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The Precarious Rise of Disposable Vapes


To live in London in 2023 is to be perpetually engulfed in a cloud of cloyingly sweet vapor. The scent of Blue Razz Lemonade replaces traffic fumes; Banana Ice covers the rancid smell of rubbish.

Disposable vapes are everywhere. Sleeker-looking than their bulkier, refillable counterparts, easier to get your hands on, and cheaper too, their use has exploded in popularity among adults—and, alarmingly, among young people.

A 2023 report from the UK’s anti-smoking foundation, Action on Smoking and Health (ASH), found that one in five children had tried vaping, with almost 70 percent saying their most frequently used vape was disposable. In November, the US Centers for Disease Control and Prevention (CDC) released its annual National Youth Tobacco Survey; it found that disposable vapes were the most common type of ecigarette used by young people across America.

This popularity has caused something of a panic. Doctors are calling for bans; schools have set up vape detectors. In early 2021, both smoking and vaping were actually on the decline among young people aged between 18 and 24 years old in the UK. Then disposable vapes came along and numbers shot up.

The use of ecigarettes among young people has tripled in the past three years. This, says Harry Tattan-Birch, a research fellow at University College London, is “crazy.” And as vaping rates rise, you’d expect to see a correspondingly steep decline in smoking, but that also hasn’t happened—which means that overall nicotine use is rising in the UK. As a result, says Tattan-Birch, specific concerns about disposable vapes need addressing.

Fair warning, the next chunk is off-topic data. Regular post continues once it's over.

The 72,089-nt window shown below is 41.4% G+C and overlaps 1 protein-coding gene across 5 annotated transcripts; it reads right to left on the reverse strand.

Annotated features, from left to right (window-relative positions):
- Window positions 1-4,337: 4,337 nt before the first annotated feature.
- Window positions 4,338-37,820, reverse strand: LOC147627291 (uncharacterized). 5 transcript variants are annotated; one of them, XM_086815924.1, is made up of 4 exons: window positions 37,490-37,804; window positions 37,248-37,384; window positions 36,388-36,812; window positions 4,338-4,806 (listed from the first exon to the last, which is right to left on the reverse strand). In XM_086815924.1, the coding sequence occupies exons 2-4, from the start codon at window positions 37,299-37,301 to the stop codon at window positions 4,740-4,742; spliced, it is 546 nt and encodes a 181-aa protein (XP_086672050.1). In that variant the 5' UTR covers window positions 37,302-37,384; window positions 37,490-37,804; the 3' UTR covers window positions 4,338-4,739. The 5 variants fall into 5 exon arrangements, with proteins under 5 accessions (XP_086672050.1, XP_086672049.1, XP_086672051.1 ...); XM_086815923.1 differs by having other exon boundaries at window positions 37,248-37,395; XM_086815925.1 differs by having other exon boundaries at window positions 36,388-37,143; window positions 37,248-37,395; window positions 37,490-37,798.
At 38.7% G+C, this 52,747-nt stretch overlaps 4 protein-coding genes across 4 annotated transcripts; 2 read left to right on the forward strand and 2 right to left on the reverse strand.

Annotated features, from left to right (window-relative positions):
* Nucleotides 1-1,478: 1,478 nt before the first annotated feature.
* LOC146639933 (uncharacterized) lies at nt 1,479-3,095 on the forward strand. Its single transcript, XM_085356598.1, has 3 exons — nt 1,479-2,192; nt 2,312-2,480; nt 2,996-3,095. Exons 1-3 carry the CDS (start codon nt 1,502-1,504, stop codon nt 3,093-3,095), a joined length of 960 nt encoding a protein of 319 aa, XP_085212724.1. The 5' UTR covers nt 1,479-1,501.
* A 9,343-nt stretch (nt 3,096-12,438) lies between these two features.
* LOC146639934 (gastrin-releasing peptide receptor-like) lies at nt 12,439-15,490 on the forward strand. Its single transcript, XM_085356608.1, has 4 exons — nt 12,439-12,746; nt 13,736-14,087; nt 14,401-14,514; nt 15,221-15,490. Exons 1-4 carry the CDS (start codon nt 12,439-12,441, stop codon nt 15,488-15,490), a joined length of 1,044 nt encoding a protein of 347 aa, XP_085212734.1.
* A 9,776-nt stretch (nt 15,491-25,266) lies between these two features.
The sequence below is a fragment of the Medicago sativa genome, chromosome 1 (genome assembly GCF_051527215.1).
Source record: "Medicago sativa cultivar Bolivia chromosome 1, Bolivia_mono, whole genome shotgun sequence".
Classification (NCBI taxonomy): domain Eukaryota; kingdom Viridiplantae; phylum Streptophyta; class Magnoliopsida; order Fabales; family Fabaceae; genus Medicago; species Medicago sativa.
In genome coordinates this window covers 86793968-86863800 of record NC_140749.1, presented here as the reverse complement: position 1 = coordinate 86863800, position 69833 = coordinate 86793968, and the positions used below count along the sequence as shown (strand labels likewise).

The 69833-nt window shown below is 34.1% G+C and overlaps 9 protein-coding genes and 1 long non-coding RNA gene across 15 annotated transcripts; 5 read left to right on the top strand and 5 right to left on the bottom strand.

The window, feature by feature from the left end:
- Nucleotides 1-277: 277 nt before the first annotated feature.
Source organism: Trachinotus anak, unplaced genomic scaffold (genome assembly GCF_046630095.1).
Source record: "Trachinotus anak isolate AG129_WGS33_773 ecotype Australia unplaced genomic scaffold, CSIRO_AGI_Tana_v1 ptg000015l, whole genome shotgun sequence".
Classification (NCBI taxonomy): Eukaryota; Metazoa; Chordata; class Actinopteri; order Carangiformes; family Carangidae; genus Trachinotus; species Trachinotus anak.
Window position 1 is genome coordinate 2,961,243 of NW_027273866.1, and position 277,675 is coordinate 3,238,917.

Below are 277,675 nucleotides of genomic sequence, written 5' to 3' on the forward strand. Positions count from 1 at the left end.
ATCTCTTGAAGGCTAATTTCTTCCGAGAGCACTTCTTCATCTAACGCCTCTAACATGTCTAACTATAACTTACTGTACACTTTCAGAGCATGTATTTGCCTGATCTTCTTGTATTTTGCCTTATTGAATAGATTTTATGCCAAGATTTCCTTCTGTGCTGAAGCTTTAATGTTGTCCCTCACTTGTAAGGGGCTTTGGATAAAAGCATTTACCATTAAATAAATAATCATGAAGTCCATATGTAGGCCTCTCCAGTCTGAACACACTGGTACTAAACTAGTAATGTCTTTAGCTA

The big question is whether younger people who use ecigarettes would’ve likely started smoking regardless. Data shows there’s now a growing proportion of young people that probably wouldn’t have smoked otherwise who are using them, says Sharon Cox, the principal research fellow of the Tobacco and Alcohol Research Group at University College London. The important thing now, adds Cox, is to work out whether this is a trend. Are disposable vapes simply a fad that’ll eventually fall out of fashion, or are young people going to continue to use them recreationally? Instead of waiting for that to play out, “now is the time to act,” she says.

A variety of things make disposable vapes so alluring to young people. For one, their low price—only about $6.20—is cheaper than the average price of a packet of cigarettes. Convenience is another factor. Instead of having to individually buy all the different parts required for a refillable ecigarette, disposable vapes are rigged and ready to go—“perfectly tailored to give a nice nicotine hit without much brain power,” says Hattan-Birch. They’re sleek and brightly colored. On TikTok, people match their vape to their outfits.



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